Consider though what happened to incumbent Democratic Judge Tim Sulak just this March, as recounted in an American-Statesman story: “Travis County Democrats ousted a respected longtime judge on Tuesday in favor of a lawyer who earned no political endorsements, raised next to no money, was sanctioned by two Austin courts for filing harassing lawsuits — and admits she is not a Democrat.” That refers to Madeleine Connor who describes herself as a “longtime conservative,” previously ran three times as a Republican, and made the state’s list of “vexatious litigants.” As the Democratic nominee she will almost certainly win in November and then preside over a court in Travis County. So maybe Ken Herman had a point.

In the March Democratic primary statewide, reports the Texas Tribune, “women won more votes than men in all of the roughly 30 gender-split contests for high court, court of appeals and district court, according to results from the Texas Secretary of State. Rarely was it even close.”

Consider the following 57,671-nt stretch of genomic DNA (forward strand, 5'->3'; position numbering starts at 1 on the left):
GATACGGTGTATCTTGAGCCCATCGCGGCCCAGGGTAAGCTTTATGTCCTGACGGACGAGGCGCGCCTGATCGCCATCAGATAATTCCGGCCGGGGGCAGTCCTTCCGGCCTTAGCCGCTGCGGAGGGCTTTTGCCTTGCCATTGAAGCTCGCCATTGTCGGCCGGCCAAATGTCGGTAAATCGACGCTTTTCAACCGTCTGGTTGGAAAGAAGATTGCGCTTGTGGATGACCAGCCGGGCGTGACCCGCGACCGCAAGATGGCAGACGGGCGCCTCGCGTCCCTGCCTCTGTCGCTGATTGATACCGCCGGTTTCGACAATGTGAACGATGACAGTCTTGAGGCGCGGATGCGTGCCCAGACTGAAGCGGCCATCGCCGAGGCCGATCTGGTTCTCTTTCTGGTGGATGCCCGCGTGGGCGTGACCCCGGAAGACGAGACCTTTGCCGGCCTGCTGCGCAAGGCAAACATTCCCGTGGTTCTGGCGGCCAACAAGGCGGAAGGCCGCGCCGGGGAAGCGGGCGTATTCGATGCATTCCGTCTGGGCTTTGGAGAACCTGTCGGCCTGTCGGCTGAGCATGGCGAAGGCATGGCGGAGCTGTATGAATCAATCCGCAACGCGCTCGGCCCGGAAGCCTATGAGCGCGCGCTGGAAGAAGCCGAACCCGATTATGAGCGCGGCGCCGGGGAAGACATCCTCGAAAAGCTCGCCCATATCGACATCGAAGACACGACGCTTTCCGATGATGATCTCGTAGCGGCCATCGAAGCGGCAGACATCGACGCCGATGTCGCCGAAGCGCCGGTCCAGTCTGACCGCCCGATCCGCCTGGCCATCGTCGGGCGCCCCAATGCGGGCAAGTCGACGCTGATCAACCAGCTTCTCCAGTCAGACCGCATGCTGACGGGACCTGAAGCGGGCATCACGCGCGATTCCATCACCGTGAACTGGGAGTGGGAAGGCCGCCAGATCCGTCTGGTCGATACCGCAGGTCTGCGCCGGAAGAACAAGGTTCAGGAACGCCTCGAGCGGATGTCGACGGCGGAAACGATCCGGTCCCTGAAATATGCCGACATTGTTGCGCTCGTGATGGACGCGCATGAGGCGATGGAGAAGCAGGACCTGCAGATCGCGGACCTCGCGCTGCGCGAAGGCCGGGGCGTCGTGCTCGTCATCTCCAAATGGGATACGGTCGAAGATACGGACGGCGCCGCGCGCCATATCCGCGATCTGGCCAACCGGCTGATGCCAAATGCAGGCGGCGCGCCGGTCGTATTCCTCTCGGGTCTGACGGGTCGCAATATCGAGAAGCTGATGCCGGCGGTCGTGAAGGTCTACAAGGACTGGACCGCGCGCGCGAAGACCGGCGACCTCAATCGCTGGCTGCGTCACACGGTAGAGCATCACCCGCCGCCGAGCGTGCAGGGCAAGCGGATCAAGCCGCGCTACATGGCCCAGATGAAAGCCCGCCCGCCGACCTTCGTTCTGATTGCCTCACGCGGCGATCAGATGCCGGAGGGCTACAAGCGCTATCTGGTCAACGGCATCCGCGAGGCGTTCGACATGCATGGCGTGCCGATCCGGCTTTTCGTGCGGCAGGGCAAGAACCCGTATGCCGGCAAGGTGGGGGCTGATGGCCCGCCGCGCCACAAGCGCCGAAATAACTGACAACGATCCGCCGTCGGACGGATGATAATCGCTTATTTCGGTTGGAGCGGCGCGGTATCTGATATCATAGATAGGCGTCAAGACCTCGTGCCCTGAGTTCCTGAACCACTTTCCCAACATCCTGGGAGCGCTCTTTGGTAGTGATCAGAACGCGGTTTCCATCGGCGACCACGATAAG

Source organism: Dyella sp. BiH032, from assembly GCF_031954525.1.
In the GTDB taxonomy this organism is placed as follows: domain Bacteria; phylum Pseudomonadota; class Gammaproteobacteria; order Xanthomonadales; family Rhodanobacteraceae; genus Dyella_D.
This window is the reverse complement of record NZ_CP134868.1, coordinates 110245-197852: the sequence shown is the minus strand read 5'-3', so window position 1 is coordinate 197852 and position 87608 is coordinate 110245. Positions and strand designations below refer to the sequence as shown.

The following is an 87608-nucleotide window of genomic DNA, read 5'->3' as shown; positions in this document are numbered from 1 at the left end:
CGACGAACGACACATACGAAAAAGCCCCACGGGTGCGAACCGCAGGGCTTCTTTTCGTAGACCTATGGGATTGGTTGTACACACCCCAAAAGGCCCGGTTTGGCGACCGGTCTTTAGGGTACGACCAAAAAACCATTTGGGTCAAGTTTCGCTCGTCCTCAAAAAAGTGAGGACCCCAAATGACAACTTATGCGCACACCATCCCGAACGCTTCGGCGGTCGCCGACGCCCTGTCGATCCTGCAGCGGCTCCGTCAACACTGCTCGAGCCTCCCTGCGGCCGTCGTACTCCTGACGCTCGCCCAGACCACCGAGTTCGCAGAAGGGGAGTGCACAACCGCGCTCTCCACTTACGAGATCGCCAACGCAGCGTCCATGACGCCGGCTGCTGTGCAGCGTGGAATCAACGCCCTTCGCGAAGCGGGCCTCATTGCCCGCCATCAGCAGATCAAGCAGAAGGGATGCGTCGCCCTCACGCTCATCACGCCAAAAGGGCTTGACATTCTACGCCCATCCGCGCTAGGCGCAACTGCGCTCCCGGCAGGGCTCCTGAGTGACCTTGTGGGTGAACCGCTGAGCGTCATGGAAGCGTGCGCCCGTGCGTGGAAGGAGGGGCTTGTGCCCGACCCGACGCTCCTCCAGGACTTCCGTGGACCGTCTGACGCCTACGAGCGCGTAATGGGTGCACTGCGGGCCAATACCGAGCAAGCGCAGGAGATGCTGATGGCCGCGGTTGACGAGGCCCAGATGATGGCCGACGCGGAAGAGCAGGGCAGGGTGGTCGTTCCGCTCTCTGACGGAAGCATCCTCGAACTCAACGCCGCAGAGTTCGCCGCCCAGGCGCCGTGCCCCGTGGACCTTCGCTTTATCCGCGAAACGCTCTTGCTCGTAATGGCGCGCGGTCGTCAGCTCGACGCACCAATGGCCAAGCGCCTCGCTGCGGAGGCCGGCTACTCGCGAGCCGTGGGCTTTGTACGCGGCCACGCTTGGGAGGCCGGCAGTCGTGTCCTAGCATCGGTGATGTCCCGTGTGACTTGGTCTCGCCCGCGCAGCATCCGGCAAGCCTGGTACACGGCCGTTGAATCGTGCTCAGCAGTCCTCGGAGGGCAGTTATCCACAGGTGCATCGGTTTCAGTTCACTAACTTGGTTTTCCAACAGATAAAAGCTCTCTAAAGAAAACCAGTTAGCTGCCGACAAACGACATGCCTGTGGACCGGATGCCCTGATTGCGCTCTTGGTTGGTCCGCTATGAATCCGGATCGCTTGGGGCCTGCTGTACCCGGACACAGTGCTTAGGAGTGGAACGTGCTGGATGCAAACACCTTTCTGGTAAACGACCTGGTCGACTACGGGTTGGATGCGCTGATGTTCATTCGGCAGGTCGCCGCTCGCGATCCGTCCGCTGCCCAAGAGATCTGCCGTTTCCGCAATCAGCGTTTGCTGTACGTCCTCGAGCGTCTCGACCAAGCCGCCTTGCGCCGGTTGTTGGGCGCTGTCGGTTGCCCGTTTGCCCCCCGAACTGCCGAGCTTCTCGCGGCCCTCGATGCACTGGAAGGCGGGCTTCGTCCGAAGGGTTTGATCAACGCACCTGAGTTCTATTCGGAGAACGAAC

The Tribune quoted former Texas Court of Criminal Appeals Judge Elsa Alcala, “People are voting based on some characteristic that’s apparent from the ballot as compared to knowing who these people really are.”

Just to be clear I have something of a gender bias myself. I try to decide each race based on the merits, but I do believe the world benefits from more female leaders. I believe we are seeing that right now in the U.S. Congress as well as with the Governors of Michigan, Rhode Island, New Mexico, Oregon, and Maine — and with the executive leadership in Germany, New Zealand, and other countries. 

I also believe strongly that the world benefits from broader racial diversity among elected officials and other governmental leaders. I say that as someone who has backed and worked with many African American and Mexican American elected officials and as someone who went to my native state of Virginia in both 2008 and 2012 to walk door to door for Barack Obama. I only, however, choose to back any candidate — regardless of race or gender — after looking at their broader qualifications and how I think their skills fit the job and situation at hand.